Myths:

7. Both pilots sit there with both hands on the yoke and "fly" the airplane together. - False except for Lufthansa Airbus. "Priority RIGHT"

8. Admiring stares follow airline pilots through the terminal. - Oh, wait, that is a pilot myth.

9. The flight attendant who stayed in her room instead of going out with the rest of the crew is really hot for the fat old married captain. - Oops, another pilot myth.


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vikkyvik
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RE: Aviation Myths

Thu Jun 12, 2008 6:20 pm



Quoting Moo (Reply 22):
I think that myth originated from the fact that the Interstate system was originally funded because it gave the military better ways to move large number of troops around the country in emergency situations.

 checkmark 

That is pretty much what I have heard also.

It definitely was funded with an eye toward wartime conditions, and troop mobility.

Quoting CosmicCruiser (Reply 31):
I don't think that's true at all

It's not. Hence a myth  Smile

Quoting CosmicCruiser (Reply 31):
Actually from all that i've read that applied originally to Route 66 after WWII.

That may be, but it was also used as a reason to fund the new Interstate Highway system. Route 66 was part of the older US Highway system, which the interstates, for most intents and purposes, replaced.
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Jetlagged
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RE: Aviation Myths

Thu Jun 12, 2008 6:57 pm

They don't call it "explosive decompression" for nothing. Compressed air does act in an explosive way. Pressurised water does not. That's one reason why they used a water tank to test the Comet fuselages at Farnborough in the 1950s. Same stresses, same fatigue, but a lot less dangerous when the fuselage eventually cracks open. Pressurised air expands rapidly when it is released. Water does not.

As a non-pilot who has flown a lot of full flight simulators I know I can safely get one down on the runway as smooth as any qualified pilot, even in bad weather. But doing it for real is an entirely different matter, unless all the automatics are working correctly. The only time I landed an aircraft for real (a little Cessna 152) I nearly froze with the combination of fear and adrenalin.

People only exposed to MSFS wouldn't stand much of a chance, even having practiced on the PMDG 747 in advance. A PPL who also used MSFS might get away with it.
The glass isn't half empty, or half full, it's twice as big as it needs to be.
 
BAE146QT
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RE: Aviation Myths

Thu Jun 12, 2008 9:41 pm

Quoting SlamClick (Reply 39):
A kid in front of me asked his dad what it was and his dad explained that they 'had to dump fuel so they could land" Descending through a deep overcast in the back end of a MadDog one day and the guy behind me was 'explaining' to his girflfiend how they would find the airport: "They have sonars and scanners and stuff" Okay, good enough, I guess.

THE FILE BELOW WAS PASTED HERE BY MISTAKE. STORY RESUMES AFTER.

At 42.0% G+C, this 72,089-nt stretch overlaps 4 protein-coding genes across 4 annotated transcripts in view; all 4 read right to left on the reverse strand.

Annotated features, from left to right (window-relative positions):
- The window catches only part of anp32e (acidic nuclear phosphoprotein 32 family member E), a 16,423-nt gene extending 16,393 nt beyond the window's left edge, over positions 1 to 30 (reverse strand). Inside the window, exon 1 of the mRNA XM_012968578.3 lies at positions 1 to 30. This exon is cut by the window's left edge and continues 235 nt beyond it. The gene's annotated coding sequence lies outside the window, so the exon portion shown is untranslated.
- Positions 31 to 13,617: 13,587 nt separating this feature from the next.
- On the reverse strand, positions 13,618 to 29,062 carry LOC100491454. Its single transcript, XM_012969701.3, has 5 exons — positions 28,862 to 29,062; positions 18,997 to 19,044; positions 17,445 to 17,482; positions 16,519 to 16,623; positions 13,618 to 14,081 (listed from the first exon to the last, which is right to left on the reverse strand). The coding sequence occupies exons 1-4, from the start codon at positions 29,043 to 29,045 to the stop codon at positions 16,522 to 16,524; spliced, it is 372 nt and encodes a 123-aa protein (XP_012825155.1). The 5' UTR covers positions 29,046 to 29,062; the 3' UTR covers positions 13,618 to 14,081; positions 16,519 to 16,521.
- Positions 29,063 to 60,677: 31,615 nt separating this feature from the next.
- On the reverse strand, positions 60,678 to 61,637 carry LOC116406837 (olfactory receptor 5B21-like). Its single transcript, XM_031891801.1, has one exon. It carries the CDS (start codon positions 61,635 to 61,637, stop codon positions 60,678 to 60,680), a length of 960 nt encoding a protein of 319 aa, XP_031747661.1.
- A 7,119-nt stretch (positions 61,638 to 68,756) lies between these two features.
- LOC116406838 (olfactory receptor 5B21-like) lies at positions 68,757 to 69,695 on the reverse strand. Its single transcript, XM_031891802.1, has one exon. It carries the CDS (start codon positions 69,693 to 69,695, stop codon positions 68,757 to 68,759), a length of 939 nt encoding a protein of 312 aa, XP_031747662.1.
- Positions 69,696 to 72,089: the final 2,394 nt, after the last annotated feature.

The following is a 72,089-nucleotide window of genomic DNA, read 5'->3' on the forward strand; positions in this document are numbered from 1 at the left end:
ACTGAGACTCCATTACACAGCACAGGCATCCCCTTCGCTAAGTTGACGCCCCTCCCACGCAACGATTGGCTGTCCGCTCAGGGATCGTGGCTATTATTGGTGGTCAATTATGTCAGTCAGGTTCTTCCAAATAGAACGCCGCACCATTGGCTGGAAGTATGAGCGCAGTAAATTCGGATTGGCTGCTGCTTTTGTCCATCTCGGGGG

These are what Terry Pratchett calls "lies to children". The reasons are different, but the motivation is always the same - to provide reassurance.

In your first case, the father did not want to admit ignorance, (or perhaps even believed he was correct). Either way, the effect was to reassure the child.

In your second case, the guy probably knew that his girlfriend was uneasy. Hs explanation would have served to calm her. And if you think about it, it also probably served to calm him too. He might have convinced himself he was right to alleviate the fear of not knowing what was happening to the aircraft during an apparently normal flight.

:::EDIT::: With all due respect, I imagine that SlamClick knows this already. He's met more passengers than I have. I'm just extrapolating on the theme for the sake of completeness.

Quoting Jetlagged (Reply 41):
As a non-pilot who has flown a lot of full flight simulators I know I can safely get one down on the runway as smooth as any qualified pilot, even in bad weather. But doing it for real is an entirely different matter, unless all the automatics are working correctly. The only time I landed an aircraft for real (a little Cessna 152) I nearly froze with the combination of fear and adrenalin.

I am a simmer as well as a real-world pilot. Until I flew and later landed a real (light) aircraft, I thought it would be a cake-walk. I was wrong. Whether I took to the experience of flying for real naturally is irrelevant. But no PC flight sim lets you fly with your ass and your peripheral vision. A real aircraft requires you to.

[Edited 2008-06-12 14:46:19]
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Jetlagged
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RE: Aviation Myths

Thu Jun 12, 2008 10:15 pm



Quoting BAe146QT (Reply 42):
I am a simmer as well as a real-world pilot. Until I flew and later landed a real (light) aircraft, I thought it would be a cake-walk. I was wrong. Whether I took to the experience of flying for real naturally is irrelevant. But no PC flight sim lets you fly with your ass and your peripheral vision. A real aircraft requires you to.